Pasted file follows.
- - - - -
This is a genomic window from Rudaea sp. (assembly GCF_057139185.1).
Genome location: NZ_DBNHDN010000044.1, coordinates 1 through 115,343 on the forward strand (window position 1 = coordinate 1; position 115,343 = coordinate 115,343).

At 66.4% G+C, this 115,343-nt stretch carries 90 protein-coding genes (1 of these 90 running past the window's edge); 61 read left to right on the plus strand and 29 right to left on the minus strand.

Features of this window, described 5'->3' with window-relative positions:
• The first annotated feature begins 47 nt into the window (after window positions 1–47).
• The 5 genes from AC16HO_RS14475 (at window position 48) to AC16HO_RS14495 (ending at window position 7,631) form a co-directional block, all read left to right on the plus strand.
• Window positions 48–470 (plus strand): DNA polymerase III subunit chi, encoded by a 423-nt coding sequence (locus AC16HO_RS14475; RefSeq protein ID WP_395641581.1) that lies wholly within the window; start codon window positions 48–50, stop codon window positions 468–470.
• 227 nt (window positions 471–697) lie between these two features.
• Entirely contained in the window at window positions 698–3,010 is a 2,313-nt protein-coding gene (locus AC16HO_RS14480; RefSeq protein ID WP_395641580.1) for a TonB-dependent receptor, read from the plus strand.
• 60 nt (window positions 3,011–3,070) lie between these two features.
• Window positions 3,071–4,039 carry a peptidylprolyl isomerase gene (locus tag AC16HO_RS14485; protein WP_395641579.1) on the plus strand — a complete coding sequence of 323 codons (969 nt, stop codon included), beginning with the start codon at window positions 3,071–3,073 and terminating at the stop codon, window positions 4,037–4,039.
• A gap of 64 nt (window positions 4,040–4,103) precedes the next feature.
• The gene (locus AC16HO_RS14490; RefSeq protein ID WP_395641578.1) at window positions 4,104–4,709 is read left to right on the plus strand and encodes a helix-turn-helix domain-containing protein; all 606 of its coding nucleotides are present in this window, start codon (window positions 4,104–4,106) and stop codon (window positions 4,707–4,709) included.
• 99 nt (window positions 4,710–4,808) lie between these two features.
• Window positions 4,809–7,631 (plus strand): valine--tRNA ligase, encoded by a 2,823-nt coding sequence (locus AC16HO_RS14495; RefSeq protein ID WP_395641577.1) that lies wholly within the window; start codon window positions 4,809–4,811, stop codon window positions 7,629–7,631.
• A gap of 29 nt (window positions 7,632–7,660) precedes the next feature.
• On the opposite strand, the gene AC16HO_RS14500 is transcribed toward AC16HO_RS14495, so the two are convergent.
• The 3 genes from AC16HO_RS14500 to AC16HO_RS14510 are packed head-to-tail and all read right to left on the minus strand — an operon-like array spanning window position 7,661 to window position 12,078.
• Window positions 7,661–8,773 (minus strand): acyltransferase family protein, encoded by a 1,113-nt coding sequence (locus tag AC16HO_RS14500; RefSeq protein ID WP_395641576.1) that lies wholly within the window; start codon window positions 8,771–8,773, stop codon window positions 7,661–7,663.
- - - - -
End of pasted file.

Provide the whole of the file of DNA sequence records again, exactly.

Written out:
This is a genomic window from Rudaea sp. (assembly GCF_057139185.1).
Genome location: NZ_DBNHDN010000044.1, coordinates 1 through 115,343 on the forward strand (window position 1 = coordinate 1; position 115,343 = coordinate 115,343).

At 66.4% G+C, this 115,343-nt stretch carries 90 protein-coding genes (1 of these 90 running past the window's edge); 61 read left to right on the plus strand and 29 right to left on the minus strand.

Features of this window, described 5'->3' with window-relative positions:
• The first annotated feature begins 47 nt into the window (after window positions 1–47).
• The 5 genes from AC16HO_RS14475 (at window position 48) to AC16HO_RS14495 (ending at window position 7,631) form a co-directional block, all read left to right on the plus strand.
• Window positions 48–470 (plus strand): DNA polymerase III subunit chi, encoded by a 423-nt coding sequence (locus AC16HO_RS14475; RefSeq protein ID WP_395641581.1) that lies wholly within the window; start codon window positions 48–50, stop codon window positions 468–470.
• 227 nt (window positions 471–697) lie between these two features.
• Entirely contained in the window at window positions 698–3,010 is a 2,313-nt protein-coding gene (locus AC16HO_RS14480; RefSeq protein ID WP_395641580.1) for a TonB-dependent receptor, read from the plus strand.
• 60 nt (window positions 3,011–3,070) lie between these two features.
• Window positions 3,071–4,039 carry a peptidylprolyl isomerase gene (locus tag AC16HO_RS14485; protein WP_395641579.1) on the plus strand — a complete coding sequence of 323 codons (969 nt, stop codon included), beginning with the start codon at window positions 3,071–3,073 and terminating at the stop codon, window positions 4,037–4,039.
• A gap of 64 nt (window positions 4,040–4,103) precedes the next feature.
• The gene (locus AC16HO_RS14490; RefSeq protein ID WP_395641578.1) at window positions 4,104–4,709 is read left to right on the plus strand and encodes a helix-turn-helix domain-containing protein; all 606 of its coding nucleotides are present in this window, start codon (window positions 4,104–4,106) and stop codon (window positions 4,707–4,709) included.
• 99 nt (window positions 4,710–4,808) lie between these two features.
• Window positions 4,809–7,631 (plus strand): valine--tRNA ligase, encoded by a 2,823-nt coding sequence (locus AC16HO_RS14495; RefSeq protein ID WP_395641577.1) that lies wholly within the window; start codon window positions 4,809–4,811, stop codon window positions 7,629–7,631.
• A gap of 29 nt (window positions 7,632–7,660) precedes the next feature.
• On the opposite strand, the gene AC16HO_RS14500 is transcribed toward AC16HO_RS14495, so the two are convergent.
• The 3 genes from AC16HO_RS14500 to AC16HO_RS14510 are packed head-to-tail and all read right to left on the minus strand — an operon-like array spanning window position 7,661 to window position 12,078.
• Window positions 7,661–8,773 (minus strand): acyltransferase family protein, encoded by a 1,113-nt coding sequence (locus tag AC16HO_RS14500; RefSeq protein ID WP_395641576.1) that lies wholly within the window; start codon window positions 8,771–8,773, stop codon window positions 7,661–7,663.